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4 Can't-Miss Topics to Cover When Writing Your Employee Handbook

 article about employee handbook
When you're starting a new business, you have many things to juggle — and putting together your employee handbook is likely an afterthought. Similarly, if you already have a business but haven't updated your handbook in years, you're probably not that worried about it. However, the employee handbook can stand between your business and potential litigation. A handbook will also help you mediate employee disagreements and back you up when enforcing company policies. That's why it's worth devoting some time now to the handbook, so you don't miss a few oft-overlooked topics.

Before You Begin...


Contact HR Consulting Firms if you're worried about perfecting the employee handbook. There are local and federal requirements you need to meet if you want your handbook to protect you from litigation. If you recently moved your business from another state or even another city, be aware these requirements change based on location.
Outsource the task to HR consulting professionals rather than deal with it all yourself. Not only does this save you time, but it can save you from the headache of dealing with employee disagreements or litigation if you don't put it together correctly. At the very least, ask an HR professional to look over what you've put together and give you suggestions for improving it.

Non-Disclosure Agreements


The U.S. Small Business Administration recommends including copies of the standard non-disclosure agreements (NDA) in the employee handbook, even though they're not legally required. NDAs protect your company's ideas, promotional strategies and trade secrets. Clearly define from the start what you expect of each employee when it comes to protecting your company's property so you can point to the agreement and the handbook whenever issues arise. Have new employees sign the agreement at the same time; the copy in the handbook is purely for reference.

Anti-Discrimination Policies


There are a number of legal requirements businesses must meet to comply with anti-discrimination laws, such as the Americans with Disabilities Act. Outlining your company's anti-discrimination policies in the company handbook is one of them. Whether you currently have a person with disabilities on staff or not, you need to confirm your hiring and employment policies do not discriminate against people with disabilities — or do not discriminate based on gender, race, religion or sexual orientation, for that matter. Even including anti-discrimination policies for age, other than meeting minimum working age laws, can protect your company.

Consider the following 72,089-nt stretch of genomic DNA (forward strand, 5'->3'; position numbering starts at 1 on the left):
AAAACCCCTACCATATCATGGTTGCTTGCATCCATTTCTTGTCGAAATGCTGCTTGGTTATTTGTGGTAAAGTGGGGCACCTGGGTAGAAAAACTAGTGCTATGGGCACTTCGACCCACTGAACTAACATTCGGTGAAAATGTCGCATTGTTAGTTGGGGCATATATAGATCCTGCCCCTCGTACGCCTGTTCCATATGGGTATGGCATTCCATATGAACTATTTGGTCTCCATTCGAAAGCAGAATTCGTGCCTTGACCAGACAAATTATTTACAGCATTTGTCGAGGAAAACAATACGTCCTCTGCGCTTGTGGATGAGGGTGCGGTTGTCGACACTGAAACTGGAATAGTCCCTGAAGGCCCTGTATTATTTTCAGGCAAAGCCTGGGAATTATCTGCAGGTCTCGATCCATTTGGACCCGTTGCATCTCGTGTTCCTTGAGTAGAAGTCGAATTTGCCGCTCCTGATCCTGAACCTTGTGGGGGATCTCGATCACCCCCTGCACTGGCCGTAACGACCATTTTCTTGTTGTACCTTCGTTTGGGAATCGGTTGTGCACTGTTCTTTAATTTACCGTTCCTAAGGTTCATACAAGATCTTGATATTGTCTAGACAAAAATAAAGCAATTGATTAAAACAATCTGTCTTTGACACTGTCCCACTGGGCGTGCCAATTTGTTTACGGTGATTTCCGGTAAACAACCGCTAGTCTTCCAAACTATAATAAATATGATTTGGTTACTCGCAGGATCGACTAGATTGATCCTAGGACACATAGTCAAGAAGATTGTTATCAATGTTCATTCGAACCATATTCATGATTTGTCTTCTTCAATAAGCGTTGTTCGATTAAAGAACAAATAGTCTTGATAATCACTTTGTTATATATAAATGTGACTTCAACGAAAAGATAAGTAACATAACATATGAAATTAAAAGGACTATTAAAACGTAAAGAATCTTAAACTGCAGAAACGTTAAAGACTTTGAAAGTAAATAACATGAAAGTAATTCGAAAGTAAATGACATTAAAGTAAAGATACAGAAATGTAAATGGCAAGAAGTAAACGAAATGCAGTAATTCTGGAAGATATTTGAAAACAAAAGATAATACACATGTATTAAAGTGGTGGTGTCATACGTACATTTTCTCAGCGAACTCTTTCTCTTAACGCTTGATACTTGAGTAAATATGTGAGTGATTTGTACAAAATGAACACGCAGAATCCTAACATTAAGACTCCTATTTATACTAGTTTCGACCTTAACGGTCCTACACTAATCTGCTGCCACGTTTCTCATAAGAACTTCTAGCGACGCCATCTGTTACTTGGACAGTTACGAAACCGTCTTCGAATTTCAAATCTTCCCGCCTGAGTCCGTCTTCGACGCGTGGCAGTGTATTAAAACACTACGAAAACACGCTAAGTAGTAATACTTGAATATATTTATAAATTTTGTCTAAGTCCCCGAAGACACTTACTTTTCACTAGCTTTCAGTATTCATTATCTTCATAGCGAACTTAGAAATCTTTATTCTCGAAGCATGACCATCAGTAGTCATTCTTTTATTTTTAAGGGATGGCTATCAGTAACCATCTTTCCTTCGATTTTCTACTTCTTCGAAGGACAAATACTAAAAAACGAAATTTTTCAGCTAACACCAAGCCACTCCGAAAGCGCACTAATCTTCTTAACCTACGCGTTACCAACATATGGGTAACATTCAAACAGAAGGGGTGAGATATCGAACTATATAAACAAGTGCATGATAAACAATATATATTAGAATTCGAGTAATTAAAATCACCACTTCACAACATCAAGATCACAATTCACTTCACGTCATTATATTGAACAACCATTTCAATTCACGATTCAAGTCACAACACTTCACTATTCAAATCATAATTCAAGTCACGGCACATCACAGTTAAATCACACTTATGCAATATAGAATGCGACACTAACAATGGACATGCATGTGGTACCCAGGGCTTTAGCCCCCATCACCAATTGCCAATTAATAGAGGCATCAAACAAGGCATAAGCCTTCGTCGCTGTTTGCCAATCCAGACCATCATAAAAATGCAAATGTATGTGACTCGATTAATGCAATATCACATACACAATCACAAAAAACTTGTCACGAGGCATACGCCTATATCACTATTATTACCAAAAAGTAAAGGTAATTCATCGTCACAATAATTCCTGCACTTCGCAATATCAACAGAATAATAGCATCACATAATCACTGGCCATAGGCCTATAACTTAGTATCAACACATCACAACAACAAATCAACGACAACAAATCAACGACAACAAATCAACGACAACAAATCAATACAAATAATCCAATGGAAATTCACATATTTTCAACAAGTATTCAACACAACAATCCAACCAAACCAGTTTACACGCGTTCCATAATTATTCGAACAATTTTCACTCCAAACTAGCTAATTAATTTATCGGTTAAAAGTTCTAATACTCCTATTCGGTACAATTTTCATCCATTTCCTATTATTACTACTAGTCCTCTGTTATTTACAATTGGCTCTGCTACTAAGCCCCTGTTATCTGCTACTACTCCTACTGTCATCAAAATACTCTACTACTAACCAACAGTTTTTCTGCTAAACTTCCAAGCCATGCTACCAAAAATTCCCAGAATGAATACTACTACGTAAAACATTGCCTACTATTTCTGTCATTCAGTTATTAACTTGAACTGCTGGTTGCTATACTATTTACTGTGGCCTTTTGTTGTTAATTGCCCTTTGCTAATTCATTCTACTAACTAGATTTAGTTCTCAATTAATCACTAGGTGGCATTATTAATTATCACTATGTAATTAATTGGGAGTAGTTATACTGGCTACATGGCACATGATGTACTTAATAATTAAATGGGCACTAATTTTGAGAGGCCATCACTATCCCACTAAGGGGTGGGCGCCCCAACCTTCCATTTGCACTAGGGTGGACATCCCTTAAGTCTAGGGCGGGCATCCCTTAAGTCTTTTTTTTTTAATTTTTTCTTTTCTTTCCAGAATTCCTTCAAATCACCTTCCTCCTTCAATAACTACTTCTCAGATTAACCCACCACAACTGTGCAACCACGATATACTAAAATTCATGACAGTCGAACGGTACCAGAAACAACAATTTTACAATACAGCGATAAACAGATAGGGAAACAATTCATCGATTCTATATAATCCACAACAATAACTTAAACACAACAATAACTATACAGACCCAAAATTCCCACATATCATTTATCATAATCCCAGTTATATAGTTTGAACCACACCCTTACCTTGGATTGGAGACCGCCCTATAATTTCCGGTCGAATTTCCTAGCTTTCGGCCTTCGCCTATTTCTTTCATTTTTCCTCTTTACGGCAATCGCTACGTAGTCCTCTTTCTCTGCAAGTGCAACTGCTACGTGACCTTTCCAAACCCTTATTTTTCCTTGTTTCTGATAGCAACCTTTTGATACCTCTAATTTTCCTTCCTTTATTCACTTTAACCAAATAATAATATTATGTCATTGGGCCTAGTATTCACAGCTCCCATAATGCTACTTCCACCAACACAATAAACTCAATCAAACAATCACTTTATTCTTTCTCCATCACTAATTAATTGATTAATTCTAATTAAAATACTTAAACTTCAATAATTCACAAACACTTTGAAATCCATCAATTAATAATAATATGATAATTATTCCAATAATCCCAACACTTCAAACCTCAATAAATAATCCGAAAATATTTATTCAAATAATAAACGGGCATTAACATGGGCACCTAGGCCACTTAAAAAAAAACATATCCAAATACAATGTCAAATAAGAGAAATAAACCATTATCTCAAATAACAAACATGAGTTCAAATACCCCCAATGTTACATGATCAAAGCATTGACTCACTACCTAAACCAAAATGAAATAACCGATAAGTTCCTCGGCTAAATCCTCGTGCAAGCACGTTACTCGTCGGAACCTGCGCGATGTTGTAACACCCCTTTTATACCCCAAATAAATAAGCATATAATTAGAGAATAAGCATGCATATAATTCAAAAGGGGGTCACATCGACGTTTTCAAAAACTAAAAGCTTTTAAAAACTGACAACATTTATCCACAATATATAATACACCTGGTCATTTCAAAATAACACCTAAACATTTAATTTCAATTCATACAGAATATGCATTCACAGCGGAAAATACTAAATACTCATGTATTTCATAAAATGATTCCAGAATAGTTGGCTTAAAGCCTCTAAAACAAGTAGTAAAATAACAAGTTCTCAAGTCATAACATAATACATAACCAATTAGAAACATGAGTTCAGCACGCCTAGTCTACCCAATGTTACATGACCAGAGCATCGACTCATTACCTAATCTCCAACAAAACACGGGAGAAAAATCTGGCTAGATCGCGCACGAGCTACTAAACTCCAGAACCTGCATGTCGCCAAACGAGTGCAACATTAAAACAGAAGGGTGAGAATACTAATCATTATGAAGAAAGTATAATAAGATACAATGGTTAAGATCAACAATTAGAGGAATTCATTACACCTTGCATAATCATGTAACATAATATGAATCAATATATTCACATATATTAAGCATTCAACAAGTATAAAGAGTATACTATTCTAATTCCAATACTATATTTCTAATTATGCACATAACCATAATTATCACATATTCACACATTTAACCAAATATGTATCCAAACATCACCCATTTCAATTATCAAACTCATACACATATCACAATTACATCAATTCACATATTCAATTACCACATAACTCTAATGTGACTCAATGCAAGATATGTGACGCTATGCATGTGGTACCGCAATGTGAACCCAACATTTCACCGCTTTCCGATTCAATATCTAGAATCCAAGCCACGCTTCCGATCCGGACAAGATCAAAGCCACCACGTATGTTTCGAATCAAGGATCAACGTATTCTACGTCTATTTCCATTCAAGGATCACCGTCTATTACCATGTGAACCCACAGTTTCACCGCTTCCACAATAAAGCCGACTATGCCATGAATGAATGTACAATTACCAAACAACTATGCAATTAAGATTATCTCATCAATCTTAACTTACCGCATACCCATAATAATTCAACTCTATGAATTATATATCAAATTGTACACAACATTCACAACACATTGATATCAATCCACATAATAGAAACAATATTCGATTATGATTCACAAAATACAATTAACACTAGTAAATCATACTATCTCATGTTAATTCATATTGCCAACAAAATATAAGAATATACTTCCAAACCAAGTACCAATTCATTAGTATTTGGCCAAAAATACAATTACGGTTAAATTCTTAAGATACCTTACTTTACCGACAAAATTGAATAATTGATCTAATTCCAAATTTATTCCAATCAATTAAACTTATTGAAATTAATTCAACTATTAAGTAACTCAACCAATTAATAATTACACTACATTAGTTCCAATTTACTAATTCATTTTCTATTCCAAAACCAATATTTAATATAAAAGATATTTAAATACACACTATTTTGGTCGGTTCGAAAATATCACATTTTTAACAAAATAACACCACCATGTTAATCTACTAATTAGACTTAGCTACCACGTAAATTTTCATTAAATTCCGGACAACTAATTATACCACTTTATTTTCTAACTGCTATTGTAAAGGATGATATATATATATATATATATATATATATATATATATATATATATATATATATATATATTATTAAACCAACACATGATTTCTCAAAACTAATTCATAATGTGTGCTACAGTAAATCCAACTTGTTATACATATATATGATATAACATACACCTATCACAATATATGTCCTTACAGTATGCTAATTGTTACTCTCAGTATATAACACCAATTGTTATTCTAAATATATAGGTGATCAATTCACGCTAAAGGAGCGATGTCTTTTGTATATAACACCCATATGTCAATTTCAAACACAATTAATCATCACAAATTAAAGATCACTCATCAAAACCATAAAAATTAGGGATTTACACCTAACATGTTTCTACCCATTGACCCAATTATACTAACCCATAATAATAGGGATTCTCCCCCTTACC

Also include your company's policies on dealing with harassment that occurs between employees in this section.

Compensation


Including a basic overview of compensation policies in the handbook will prove useful for questions about wages, overtime, raises, bonuses, employment taxes and the maximum or minimum number of hours each employee can work. For example, if you don't want to answer constant questions about raises, include a policy that raises only occur during annual reviews. If you don't have to compensate for overtime work due to employees being salaried or some other reason, include that in the information as well.

Medical Leave Policies


At some point, one or more of your employees will need time off from work to recuperate from injuries, illnesses and surgeries — for themselves or for family members. Likewise, expectant mothers need time off for the birth of their child and expectant fathers will need time off, too. Take note of local and federal requirements for medical leave, such as the Family and Medical Leave Act (FMLA), and see how they apply to your business.

You must meet all mandated requirements, but you can enact your more comprehensive medical leave policies, too. Outline them in the handbook rather than deal with them on a case-by-case basis; employees will likely find it unfair if you don't offer them all equal leave.

The employee handbook isn't just the introduction a new employee has to your business, it's an important guidebook that you and your employees will continue to consult. If you don't have the time to put together a thorough handbook, have a team of professionals help you. To protect your business from legal complications, it's worth having a professional oversee your handbook.

The Author Faye K. Crosby is a contributing writer and small-business owner. She credits National PEO for helping her small business with HR tasks, like drafting the employee handbook, so she can focus on sales and marketing.


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